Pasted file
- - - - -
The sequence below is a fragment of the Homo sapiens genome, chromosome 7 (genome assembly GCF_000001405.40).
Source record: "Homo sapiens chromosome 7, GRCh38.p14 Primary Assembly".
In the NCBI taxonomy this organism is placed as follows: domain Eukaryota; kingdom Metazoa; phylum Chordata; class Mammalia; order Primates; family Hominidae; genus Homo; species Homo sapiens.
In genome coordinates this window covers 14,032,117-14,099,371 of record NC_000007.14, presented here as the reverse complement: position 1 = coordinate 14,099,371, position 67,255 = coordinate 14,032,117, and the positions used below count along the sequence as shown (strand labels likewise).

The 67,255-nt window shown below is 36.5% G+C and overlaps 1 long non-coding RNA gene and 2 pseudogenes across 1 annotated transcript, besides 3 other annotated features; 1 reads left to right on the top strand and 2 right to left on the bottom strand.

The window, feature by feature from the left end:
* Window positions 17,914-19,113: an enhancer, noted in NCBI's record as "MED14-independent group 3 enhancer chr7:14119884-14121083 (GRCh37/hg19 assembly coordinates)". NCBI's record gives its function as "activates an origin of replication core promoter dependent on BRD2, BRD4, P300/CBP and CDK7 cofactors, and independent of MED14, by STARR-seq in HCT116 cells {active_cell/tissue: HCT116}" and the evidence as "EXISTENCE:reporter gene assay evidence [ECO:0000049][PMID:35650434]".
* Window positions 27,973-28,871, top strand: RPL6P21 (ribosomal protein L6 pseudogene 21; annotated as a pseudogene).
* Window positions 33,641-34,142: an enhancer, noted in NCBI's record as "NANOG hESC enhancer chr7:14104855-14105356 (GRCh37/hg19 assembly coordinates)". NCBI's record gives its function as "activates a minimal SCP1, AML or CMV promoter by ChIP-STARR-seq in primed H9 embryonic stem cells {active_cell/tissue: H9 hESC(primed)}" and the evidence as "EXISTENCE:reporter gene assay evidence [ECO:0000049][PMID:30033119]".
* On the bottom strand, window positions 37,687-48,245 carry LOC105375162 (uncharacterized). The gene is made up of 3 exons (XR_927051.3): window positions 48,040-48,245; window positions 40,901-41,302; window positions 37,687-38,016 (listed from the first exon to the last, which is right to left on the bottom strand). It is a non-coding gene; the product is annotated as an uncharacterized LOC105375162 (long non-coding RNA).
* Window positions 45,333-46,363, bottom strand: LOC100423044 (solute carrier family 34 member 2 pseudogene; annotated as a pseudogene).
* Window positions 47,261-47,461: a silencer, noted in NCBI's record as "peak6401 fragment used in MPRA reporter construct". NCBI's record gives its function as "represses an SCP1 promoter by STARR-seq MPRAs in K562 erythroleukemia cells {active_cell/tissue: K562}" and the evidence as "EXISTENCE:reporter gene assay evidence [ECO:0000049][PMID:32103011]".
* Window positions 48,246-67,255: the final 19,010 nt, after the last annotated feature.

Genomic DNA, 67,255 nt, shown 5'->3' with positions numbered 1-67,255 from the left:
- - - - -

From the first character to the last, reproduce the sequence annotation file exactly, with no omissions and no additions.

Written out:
The sequence below is a fragment of the Homo sapiens genome, chromosome 7 (genome assembly GCF_000001405.40).
Source record: "Homo sapiens chromosome 7, GRCh38.p14 Primary Assembly".
In the NCBI taxonomy this organism is placed as follows: domain Eukaryota; kingdom Metazoa; phylum Chordata; class Mammalia; order Primates; family Hominidae; genus Homo; species Homo sapiens.
In genome coordinates this window covers 14,032,117-14,099,371 of record NC_000007.14, presented here as the reverse complement: position 1 = coordinate 14,099,371, position 67,255 = coordinate 14,032,117, and the positions used below count along the sequence as shown (strand labels likewise).

The 67,255-nt window shown below is 36.5% G+C and overlaps 1 long non-coding RNA gene and 2 pseudogenes across 1 annotated transcript, besides 3 other annotated features; 1 reads left to right on the top strand and 2 right to left on the bottom strand.

The window, feature by feature from the left end:
* Window positions 17,914-19,113: an enhancer, noted in NCBI's record as "MED14-independent group 3 enhancer chr7:14119884-14121083 (GRCh37/hg19 assembly coordinates)". NCBI's record gives its function as "activates an origin of replication core promoter dependent on BRD2, BRD4, P300/CBP and CDK7 cofactors, and independent of MED14, by STARR-seq in HCT116 cells {active_cell/tissue: HCT116}" and the evidence as "EXISTENCE:reporter gene assay evidence [ECO:0000049][PMID:35650434]".
* Window positions 27,973-28,871, top strand: RPL6P21 (ribosomal protein L6 pseudogene 21; annotated as a pseudogene).
* Window positions 33,641-34,142: an enhancer, noted in NCBI's record as "NANOG hESC enhancer chr7:14104855-14105356 (GRCh37/hg19 assembly coordinates)". NCBI's record gives its function as "activates a minimal SCP1, AML or CMV promoter by ChIP-STARR-seq in primed H9 embryonic stem cells {active_cell/tissue: H9 hESC(primed)}" and the evidence as "EXISTENCE:reporter gene assay evidence [ECO:0000049][PMID:30033119]".
* On the bottom strand, window positions 37,687-48,245 carry LOC105375162 (uncharacterized). The gene is made up of 3 exons (XR_927051.3): window positions 48,040-48,245; window positions 40,901-41,302; window positions 37,687-38,016 (listed from the first exon to the last, which is right to left on the bottom strand). It is a non-coding gene; the product is annotated as an uncharacterized LOC105375162 (long non-coding RNA).
* Window positions 45,333-46,363, bottom strand: LOC100423044 (solute carrier family 34 member 2 pseudogene; annotated as a pseudogene).
* Window positions 47,261-47,461: a silencer, noted in NCBI's record as "peak6401 fragment used in MPRA reporter construct". NCBI's record gives its function as "represses an SCP1 promoter by STARR-seq MPRAs in K562 erythroleukemia cells {active_cell/tissue: K562}" and the evidence as "EXISTENCE:reporter gene assay evidence [ECO:0000049][PMID:32103011]".
* Window positions 48,246-67,255: the final 19,010 nt, after the last annotated feature.

Genomic DNA, 67,255 nt, shown 5'->3' with positions numbered 1-67,255 from the left: